Good Time to Consider Fruits and Nuts in Landscape Says LSU AgCenter Horticulturist

News You Can Use For December 2004

December is a good time to collect and look through nursery catalogs, browse gardening magazines and search the Internet for possibilities of planting fruits and nuts in your yard, according to LSU AgCenter horticulturist Dr. John Pyzner.

"A little planning and some effort can lead to the feeling of accomplishment of growing tasty fruit in your own orchard or landscape," the horticulturist says.

Fruit can be planted in a small orchard or can be used in an edible landscape. Selecting different types and varieties of fruit and nuts to put in the home planting can be enjoyable and also very challenging.

"There are so many types to choose from, and the pictures and descriptions in catalogs always look and sound so good," Pyzner says, adding that selections include both traditional and exotic fruits. Familiar fruits and nuts include pecans, plums, pears, blackberries, figs and blueberries. Unusual fruits include feijoa (pineapple guava), jujube, pawpaw and pindo palm.

Space permitting, you can plant your own backyard orchard. This will enable you to grow a wide variety of fruits without having to consider the landscape value of the plants. You also may be able to grow enough fruit to give or sell some to neighbors. Most people usually have only a limited amount of space, so they must be very selective in what fruit to plant and how it will look in the landscape.

A number of plants have showy blooms that can fit in the landscape. Apples, blackberries, plums, peaches, pears and mayhaw produce showy blooms that are very attractive in the spring. They often require spraying, however, to ensure quality fruit.

Pyzner says some fruits have traditionally been used in the landscape with no thought given to fruit production. Feijoa and loquat have very attractive evergreen foliage, but most plants are seedlings and frequently produce poor quality fruit. Obtaining named varieties with quality fruit will likely require going to mail order or specialty nurseries that specialize in rare fruits. Sometimes plants or propagation wood can be obtained from neighbors and friends who are growing the improved varieties.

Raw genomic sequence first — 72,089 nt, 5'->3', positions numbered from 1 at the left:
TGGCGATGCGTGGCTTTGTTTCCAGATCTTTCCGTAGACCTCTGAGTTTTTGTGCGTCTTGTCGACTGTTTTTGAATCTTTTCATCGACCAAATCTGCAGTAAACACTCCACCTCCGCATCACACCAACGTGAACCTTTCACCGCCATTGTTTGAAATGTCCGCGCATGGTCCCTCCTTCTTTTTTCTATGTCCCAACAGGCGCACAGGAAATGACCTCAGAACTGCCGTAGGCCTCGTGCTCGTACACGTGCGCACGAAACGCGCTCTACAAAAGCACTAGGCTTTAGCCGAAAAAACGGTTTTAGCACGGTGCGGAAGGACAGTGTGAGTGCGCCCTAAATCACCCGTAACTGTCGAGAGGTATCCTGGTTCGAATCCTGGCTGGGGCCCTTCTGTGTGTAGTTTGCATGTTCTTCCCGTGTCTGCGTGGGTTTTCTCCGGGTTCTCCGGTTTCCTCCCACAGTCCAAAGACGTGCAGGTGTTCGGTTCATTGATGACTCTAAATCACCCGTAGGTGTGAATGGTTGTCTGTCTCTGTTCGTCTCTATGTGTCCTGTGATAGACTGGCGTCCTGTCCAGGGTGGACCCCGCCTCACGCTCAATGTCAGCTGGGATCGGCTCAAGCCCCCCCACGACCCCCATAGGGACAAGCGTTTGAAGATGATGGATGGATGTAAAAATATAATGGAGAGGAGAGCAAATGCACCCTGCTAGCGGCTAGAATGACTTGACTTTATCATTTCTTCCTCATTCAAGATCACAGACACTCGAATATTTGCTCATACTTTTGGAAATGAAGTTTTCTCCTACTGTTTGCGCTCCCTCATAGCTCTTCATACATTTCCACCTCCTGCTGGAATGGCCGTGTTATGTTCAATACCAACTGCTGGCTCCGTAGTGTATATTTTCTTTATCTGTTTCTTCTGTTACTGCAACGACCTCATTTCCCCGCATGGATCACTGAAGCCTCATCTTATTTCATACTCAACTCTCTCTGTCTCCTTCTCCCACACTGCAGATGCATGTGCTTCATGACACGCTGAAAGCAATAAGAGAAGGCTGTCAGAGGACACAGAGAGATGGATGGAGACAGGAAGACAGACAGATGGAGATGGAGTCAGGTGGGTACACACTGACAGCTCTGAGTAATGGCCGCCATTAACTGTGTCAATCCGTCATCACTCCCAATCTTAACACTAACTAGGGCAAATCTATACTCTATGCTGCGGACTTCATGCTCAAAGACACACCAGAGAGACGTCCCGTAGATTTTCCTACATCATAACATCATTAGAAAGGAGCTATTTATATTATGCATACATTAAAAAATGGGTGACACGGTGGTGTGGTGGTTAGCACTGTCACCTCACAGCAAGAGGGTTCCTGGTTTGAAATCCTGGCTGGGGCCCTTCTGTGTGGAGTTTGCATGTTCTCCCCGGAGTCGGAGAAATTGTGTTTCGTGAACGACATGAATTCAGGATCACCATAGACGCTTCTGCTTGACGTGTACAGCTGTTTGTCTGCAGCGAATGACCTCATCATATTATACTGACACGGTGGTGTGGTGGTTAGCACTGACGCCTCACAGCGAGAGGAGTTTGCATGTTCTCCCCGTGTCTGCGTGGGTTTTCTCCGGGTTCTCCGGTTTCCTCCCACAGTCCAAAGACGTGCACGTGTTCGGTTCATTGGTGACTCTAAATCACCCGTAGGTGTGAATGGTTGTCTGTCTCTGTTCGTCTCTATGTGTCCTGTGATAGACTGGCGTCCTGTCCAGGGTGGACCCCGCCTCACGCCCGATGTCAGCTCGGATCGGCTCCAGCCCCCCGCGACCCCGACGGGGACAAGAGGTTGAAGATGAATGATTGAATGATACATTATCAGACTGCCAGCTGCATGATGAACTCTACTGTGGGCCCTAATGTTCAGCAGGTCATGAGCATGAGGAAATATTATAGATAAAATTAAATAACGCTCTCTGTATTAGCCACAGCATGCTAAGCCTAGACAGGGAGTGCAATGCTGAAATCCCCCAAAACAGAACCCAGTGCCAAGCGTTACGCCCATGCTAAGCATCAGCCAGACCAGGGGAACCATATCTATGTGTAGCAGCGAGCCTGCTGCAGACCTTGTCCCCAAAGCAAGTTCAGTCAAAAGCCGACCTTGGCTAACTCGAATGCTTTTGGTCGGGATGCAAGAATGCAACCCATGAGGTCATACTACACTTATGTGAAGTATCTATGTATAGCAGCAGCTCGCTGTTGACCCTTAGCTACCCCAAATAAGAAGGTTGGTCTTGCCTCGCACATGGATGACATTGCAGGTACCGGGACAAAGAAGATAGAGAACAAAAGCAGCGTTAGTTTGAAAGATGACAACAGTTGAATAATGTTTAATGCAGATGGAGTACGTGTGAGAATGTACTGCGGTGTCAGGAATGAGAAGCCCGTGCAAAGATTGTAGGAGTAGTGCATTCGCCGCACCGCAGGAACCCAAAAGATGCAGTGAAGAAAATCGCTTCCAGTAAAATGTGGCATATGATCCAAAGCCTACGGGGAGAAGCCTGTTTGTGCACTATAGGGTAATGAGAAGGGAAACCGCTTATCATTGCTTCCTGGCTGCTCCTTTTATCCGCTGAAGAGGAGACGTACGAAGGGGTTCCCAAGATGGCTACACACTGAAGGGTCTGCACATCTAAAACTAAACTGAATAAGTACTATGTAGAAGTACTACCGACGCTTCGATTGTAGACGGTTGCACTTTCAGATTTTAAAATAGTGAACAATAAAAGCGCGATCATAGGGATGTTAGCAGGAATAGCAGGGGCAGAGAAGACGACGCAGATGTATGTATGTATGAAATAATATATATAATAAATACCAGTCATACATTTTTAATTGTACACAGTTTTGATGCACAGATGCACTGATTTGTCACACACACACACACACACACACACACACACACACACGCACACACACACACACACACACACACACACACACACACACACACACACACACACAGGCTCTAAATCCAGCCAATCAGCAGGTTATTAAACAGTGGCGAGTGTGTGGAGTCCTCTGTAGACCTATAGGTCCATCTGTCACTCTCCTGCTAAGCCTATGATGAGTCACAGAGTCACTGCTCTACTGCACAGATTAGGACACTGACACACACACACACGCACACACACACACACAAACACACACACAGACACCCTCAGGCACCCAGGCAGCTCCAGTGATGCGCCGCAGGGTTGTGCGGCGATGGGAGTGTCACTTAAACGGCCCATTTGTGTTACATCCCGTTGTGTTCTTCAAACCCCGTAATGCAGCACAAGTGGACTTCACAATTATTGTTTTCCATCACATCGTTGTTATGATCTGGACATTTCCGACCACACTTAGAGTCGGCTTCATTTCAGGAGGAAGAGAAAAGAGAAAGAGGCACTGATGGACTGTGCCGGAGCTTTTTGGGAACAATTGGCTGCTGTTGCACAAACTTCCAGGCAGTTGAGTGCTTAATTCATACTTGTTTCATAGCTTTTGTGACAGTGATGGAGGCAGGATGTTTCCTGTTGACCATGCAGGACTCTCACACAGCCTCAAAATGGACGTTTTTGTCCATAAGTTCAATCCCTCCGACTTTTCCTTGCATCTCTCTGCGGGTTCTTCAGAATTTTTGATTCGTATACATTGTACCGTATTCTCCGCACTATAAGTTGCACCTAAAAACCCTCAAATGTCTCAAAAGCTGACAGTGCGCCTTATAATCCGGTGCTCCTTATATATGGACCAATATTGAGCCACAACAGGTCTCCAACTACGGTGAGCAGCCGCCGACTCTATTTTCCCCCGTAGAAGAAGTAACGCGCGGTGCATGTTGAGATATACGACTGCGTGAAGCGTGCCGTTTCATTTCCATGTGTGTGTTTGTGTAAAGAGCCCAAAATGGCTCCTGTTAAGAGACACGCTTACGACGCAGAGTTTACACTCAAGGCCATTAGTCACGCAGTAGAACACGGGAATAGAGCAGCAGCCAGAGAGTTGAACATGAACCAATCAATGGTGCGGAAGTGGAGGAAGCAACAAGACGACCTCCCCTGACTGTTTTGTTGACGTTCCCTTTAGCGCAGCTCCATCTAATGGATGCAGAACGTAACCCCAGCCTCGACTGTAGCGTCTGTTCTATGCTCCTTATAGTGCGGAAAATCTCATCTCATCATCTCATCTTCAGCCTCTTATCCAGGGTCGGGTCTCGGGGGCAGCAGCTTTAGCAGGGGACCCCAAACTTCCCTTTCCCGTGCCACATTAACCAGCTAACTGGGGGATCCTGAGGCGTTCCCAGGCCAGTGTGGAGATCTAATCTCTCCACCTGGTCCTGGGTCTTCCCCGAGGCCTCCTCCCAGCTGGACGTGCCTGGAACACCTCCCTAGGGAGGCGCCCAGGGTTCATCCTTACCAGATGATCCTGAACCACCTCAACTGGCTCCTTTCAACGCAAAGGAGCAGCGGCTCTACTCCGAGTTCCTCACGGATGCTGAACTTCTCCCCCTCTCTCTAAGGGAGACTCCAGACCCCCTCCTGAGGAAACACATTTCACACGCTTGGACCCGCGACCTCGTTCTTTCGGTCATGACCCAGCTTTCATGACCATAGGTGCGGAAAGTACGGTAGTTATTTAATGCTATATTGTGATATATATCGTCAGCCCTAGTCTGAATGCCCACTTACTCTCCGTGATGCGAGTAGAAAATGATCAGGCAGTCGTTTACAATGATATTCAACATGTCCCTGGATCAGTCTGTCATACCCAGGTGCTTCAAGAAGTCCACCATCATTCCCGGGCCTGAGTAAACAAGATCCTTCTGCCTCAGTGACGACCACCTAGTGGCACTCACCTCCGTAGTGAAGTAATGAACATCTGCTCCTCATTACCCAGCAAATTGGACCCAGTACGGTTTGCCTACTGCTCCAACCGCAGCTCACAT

Fruit and nut plants also can be functional in the landscape. Blackberries, blueberries, feijoa and American hazelnuts planted as hedges can be used to make barriers, screens or demarcated areas. Large trees like pecans can provide shade.

Pyzner says a number of factors must be considered when choosing fruits and nuts in the landscape. Climate is very important. For example, frost will eliminate tropical fruits that cannot tolerate cold unless a lot of work and expense is used in protecting plants from the elements.

Many of the subtropical plants such as citrus, feijoa, loquat and Japanese persimmons can tolerate some freezing weather and do very well in some parts of Louisiana.

Variations in temperature between mild and severe winters can vary the success rate of growing subtropical fruit. Loquat, for example, is sensitive to changes. The plant blooms in the fall and winter, and the green fruit remains on the plant all winter and ripens in the spring. It can survive temperatures near 0 degrees F, but the fruit is usually killed by temperatures at 20 degrees F to 25 degrees F. North Louisiana usually has a good loquat fruit crop every three to five years after mild winters, and areas in South Louisiana have fruit crops most years.

Most nontropical fruit species have a rest period or winter dormancy after they lose their leaves. Plants will remain dormant until they receive a specific number of hours of cold below 45 degrees F. This is referred to as a "chilling requirement." Plants that do not receive enough chilling do not bloom and grow properly. Plants that receive too much chilling often bloom early and have the fruit damaged by late freezes.

Fruit species and varieties should be chosen that have chill hours corresponding to your location. North Louisiana normally has between 700 and 1,100 chill hours. South Louisiana has between 400 and 700 chill hours and coastal Louisiana has between 300 and 500.

Pyzner says the final decision about planting fruit or nut trees is the amount of time and work that is needed to maintain the planting. Some fruits are considered high maintenance because of the amount of spraying, pruning, thinning and harvesting that is required. The horticulturist advises to make most of your fruit selections from the low- or mid-maintenance categories. Citrus, blueberry, fig, persimmon, loquat, pears (some varieties) and feijoa are low-maintenance. Muscadine, grape and blackberry are considered medium maintenance. Apple, peach, nectarine, plum, strawberry, bunch grape and mayhaw are considered high maintenance, because of the amount of spraying, pruning and thinning required for quality fruit.

Recommended fruit varieties for Louisiana and growing information is available in the LSU AgCenter publication 1884, "The Louisiana Home Orchard." It can be accessed online only at under the publications link.

For related topics, look for Gardening and Get It Growing links in the Feature section of the LSU AgCenter Web site:


On the Internet: LSU AgCenter:
On the Internet:
Source: John Pyzner (318) 644-5865, or

4/19/2005 10:28:41 PM
Rate This Article:

Have a question or comment about the information on this page?

Innovate . Educate . Improve Lives

The LSU AgCenter and the LSU College of Agriculture